WOONSOCKET â€“ Jacob Jodoin knew he was in trouble.
He was plenty willing to work hard, but four years after graduating from the cityâ€™s technical high school, heâ€™d held nothing but a series of dead-end jobs.
Sometimes he worked 17 hours a day, alternating between prep cook and delivery boy at a pizza parlor. His boss wouldnâ€™t even pay him overtime.
â€śIt was killing me,â€ť says Jodoin, now 21. â€śI knew I had to do something.â€ť
They say the darkest hour is right before the dawn, and in Jodoinâ€™s case, it was literally true. Just as he was finishing up a pre-sunrise delivery shift at the pizza joint, he heard an ad on his car radio promoting a Providence-based organization called Year Up. They were reaching out to unemployed and underemployed high school graduates looking for a way to break into upwardly mobile, white-collar professions. His curiosity piqued, Jodoin went home, did some research, and within a few days he found himself in a face-to-face interview for a spot in Year Upâ€™s next class.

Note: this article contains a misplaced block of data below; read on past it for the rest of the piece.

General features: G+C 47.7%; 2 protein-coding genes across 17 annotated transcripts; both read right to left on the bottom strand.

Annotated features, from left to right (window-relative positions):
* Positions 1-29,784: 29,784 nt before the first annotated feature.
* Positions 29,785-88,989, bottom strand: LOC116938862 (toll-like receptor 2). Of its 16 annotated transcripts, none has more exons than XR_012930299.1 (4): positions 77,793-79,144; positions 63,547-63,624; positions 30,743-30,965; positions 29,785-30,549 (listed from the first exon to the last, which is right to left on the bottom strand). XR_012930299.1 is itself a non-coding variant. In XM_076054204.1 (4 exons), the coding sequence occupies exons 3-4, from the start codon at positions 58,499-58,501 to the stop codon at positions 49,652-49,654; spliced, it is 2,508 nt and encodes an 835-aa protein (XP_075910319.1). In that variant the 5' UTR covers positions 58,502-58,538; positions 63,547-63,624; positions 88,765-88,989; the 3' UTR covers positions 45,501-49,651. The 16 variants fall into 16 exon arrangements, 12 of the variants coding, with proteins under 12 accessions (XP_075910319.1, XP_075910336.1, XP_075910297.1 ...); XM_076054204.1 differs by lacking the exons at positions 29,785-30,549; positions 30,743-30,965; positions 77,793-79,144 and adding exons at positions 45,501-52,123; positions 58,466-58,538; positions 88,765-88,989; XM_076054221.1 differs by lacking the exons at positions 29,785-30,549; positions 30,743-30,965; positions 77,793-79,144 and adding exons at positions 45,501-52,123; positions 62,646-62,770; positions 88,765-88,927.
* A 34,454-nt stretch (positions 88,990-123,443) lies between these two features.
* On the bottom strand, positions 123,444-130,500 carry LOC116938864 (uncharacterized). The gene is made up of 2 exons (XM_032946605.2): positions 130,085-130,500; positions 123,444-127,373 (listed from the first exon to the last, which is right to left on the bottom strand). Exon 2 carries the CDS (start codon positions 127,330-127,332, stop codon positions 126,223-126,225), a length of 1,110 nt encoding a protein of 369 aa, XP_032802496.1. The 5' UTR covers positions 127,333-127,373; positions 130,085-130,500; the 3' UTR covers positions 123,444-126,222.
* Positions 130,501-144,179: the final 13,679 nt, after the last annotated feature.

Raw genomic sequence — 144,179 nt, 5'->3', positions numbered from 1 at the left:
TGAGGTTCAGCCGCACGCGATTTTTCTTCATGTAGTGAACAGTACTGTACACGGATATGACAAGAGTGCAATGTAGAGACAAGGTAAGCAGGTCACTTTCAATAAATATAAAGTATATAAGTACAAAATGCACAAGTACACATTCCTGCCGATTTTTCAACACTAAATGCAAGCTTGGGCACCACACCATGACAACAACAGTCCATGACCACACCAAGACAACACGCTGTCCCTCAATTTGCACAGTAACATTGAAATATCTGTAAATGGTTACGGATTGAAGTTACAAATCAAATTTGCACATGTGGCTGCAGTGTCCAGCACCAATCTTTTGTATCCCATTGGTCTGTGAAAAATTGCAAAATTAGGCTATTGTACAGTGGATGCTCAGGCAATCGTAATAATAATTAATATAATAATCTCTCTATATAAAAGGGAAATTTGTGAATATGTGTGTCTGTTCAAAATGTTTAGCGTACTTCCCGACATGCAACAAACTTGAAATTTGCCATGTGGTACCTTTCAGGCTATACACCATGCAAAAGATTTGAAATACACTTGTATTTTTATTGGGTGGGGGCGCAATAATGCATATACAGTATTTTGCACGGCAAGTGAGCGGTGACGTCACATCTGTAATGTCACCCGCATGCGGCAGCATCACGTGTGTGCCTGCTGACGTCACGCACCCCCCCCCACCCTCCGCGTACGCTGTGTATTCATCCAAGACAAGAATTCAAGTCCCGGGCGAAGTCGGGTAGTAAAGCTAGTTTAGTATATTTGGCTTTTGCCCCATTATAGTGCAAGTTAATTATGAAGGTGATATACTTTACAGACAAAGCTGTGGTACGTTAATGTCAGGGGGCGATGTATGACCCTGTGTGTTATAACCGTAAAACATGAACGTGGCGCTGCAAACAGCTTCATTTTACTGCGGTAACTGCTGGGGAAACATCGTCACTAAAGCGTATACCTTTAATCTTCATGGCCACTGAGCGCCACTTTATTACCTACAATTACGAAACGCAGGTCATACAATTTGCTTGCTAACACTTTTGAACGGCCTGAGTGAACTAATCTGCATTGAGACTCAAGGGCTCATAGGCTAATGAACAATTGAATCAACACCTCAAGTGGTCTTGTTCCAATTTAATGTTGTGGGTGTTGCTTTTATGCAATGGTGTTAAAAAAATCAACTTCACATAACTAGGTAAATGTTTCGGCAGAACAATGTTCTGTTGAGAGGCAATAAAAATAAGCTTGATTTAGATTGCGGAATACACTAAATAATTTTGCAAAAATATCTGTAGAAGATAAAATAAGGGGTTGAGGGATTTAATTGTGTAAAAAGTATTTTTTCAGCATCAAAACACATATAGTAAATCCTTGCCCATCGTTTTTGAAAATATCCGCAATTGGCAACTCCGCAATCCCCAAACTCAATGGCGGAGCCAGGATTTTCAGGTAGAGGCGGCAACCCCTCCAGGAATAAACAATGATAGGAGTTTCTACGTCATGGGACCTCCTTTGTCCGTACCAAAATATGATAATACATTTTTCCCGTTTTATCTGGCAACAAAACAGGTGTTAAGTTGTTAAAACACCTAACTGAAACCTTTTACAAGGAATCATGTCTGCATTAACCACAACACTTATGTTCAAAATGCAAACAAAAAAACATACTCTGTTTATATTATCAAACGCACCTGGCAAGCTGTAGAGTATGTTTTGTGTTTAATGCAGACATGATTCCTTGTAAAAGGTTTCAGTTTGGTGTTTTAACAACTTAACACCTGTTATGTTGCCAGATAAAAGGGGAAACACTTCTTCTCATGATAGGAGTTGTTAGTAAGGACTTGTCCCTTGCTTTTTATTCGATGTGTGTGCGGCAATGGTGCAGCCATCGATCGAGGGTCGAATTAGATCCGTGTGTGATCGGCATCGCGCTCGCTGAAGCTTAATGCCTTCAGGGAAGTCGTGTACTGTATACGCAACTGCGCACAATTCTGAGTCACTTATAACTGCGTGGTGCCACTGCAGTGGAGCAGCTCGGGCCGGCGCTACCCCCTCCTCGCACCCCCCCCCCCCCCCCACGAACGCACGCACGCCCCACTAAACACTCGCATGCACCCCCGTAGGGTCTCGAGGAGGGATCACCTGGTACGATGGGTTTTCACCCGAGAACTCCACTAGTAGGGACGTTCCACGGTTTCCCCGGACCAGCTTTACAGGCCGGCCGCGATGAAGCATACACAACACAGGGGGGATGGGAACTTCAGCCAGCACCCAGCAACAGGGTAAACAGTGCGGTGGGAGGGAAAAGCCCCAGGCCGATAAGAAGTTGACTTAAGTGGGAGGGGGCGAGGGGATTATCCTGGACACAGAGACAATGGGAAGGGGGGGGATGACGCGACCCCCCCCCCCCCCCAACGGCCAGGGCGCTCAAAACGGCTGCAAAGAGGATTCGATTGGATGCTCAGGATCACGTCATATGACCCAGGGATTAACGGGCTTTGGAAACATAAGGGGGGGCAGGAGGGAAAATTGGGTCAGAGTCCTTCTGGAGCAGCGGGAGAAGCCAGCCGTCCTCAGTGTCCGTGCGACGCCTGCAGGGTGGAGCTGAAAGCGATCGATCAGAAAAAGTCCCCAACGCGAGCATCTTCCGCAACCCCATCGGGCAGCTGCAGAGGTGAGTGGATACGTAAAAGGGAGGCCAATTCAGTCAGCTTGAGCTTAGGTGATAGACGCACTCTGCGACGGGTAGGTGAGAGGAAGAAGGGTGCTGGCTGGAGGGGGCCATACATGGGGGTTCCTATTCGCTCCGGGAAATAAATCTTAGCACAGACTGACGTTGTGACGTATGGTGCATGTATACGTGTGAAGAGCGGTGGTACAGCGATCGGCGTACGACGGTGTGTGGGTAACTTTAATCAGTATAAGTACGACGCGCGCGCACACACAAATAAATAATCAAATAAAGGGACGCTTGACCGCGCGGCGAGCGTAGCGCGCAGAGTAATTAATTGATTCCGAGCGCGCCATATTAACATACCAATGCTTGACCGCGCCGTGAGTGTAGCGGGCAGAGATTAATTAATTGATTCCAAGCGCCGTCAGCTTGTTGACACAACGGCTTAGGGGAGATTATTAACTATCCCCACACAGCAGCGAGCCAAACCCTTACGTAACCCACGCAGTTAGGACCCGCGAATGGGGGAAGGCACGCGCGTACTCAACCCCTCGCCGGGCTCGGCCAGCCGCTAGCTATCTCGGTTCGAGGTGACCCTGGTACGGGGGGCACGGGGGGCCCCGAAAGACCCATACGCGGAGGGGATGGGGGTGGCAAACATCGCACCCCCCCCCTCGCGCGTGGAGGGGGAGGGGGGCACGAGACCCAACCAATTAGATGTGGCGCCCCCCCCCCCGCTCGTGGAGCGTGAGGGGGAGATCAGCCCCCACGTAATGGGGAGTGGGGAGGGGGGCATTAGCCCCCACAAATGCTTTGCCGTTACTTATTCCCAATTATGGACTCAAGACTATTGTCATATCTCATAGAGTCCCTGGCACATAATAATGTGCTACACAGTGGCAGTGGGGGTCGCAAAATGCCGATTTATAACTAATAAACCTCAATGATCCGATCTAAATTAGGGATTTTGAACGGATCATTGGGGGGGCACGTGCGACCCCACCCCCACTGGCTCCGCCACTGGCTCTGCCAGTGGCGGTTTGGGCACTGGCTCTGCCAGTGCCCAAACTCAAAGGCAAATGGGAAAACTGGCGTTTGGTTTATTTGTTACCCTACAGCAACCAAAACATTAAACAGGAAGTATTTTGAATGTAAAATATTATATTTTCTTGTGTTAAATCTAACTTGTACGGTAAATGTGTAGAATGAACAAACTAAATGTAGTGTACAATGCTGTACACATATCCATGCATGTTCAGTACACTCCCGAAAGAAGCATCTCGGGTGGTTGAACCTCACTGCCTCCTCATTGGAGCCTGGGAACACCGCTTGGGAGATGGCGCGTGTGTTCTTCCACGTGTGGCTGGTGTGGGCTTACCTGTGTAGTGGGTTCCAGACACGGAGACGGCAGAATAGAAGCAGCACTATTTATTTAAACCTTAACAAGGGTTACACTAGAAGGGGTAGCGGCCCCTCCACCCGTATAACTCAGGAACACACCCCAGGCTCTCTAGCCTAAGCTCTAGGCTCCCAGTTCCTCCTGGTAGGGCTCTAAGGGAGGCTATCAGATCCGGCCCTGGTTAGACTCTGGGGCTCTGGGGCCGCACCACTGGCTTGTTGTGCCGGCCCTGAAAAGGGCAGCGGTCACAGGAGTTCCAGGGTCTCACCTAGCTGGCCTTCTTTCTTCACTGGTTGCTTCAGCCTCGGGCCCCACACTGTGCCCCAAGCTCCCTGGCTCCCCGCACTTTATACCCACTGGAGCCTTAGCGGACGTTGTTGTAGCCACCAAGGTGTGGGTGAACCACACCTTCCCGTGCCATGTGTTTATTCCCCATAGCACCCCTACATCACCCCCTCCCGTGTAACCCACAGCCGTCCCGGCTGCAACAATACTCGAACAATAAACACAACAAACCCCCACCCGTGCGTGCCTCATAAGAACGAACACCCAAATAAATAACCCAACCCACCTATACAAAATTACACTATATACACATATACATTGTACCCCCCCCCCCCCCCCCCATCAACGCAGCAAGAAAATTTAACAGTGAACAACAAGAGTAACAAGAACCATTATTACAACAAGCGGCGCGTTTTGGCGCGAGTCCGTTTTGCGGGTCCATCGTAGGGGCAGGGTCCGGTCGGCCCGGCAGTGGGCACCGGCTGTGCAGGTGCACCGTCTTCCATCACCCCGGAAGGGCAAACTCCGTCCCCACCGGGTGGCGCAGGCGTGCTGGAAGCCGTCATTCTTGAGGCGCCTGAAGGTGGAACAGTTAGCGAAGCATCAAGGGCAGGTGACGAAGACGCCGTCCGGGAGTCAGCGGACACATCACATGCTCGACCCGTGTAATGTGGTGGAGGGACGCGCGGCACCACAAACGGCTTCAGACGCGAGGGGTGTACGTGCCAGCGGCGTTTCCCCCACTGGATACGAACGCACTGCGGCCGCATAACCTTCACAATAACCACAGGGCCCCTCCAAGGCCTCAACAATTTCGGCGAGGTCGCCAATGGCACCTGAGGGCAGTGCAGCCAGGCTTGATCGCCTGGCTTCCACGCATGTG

Full story appears on page A1 in Monday's Call and Monday's Times.